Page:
October 28, 2018

Burning: The Greenhouse Effect

Lee Chang-dong's creepy movie Burning hints at a lot of things. Is Jong-su (Yoo Ah-in) hyper-observant or increasingly paranoid? Is Ben (Steven Yeun) a despicable self-absorbed rich kid or a charismatic serial killer? Is Hae-mi (Jeon Jong-su) a longtime pathological liar and even if she is, does she have a cat or not? Furthermore, are abandoned greenhouses truly being set on fire by a pyromaniac or is this a metaphor for something much more sinister? As the movie progresses, you tend to side with the worst possible answer for every uncomfortable question not because Lee is a nihilist but because the class war is real and the indifference of the haves and the rage of the have nots must naturally manifest in various pathologies which lead to some pretty twisted behavior. Lee isn't telling us mankind is inherently evil; he's showing us how society warps us. At least that's one interpretation of Burning which feels so rich with detail that you could do a master's thesis interpreting its allusions and imagery.

And while I don't think it's ever stated outright, Yeun's turn as the Americanized Ben adds a global dimension to the story: He ultimately comes to represent the gluttonous traveler, the carefree, uncaring tourist who sees the world as his playground and people as disposable playthings. His impersonal apartment looks like a hotel room; his car, like a status symbol more than a mode of transportation. Jong-su refers to him as "The Great Gatsby" at one point, and, a writer himself who favors Faulkner, he's aware that this isn't a compliment by a long shot. There's nothing glamorous of wealth without purpose. By the time this semi-platonic ménage à trois gather together to smoke a joint outside of the struggling farm where Jong-u has landed now that his dad (Cho Seung-ho) is in jail, you know that something terrible is going to happen to at least one of them but I for one had no idea which one or ones or how or why. And even though now I do, I'd watch it all again in a heartbeat.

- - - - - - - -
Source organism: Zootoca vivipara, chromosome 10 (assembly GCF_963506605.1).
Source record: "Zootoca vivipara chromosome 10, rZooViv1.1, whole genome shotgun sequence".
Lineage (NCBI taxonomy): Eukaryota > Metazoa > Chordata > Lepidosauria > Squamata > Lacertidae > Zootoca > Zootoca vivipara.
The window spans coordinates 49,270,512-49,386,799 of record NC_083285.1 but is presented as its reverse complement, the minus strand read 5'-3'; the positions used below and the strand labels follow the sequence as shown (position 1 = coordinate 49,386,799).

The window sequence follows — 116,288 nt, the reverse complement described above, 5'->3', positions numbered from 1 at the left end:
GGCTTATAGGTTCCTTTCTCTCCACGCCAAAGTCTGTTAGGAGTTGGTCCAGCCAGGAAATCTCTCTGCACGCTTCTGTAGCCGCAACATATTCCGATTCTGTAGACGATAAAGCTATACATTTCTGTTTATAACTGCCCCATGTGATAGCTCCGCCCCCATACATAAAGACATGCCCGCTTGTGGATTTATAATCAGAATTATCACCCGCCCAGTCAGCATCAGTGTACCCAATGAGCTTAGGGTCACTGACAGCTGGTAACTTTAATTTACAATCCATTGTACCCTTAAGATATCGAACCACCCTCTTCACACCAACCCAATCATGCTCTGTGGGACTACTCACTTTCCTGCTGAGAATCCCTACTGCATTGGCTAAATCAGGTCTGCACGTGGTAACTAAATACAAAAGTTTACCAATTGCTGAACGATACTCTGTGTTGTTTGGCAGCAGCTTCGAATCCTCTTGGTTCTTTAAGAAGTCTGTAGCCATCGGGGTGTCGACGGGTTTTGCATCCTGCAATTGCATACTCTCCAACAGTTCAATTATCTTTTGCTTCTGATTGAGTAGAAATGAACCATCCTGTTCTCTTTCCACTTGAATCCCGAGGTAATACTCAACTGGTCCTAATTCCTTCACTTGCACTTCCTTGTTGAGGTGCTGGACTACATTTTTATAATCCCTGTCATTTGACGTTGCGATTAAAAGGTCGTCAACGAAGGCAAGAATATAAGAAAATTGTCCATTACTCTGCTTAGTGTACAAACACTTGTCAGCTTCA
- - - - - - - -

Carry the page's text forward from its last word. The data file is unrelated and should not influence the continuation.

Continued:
Lee's last film before this was eight years ago: Poetry. I couldn't be happier he's back.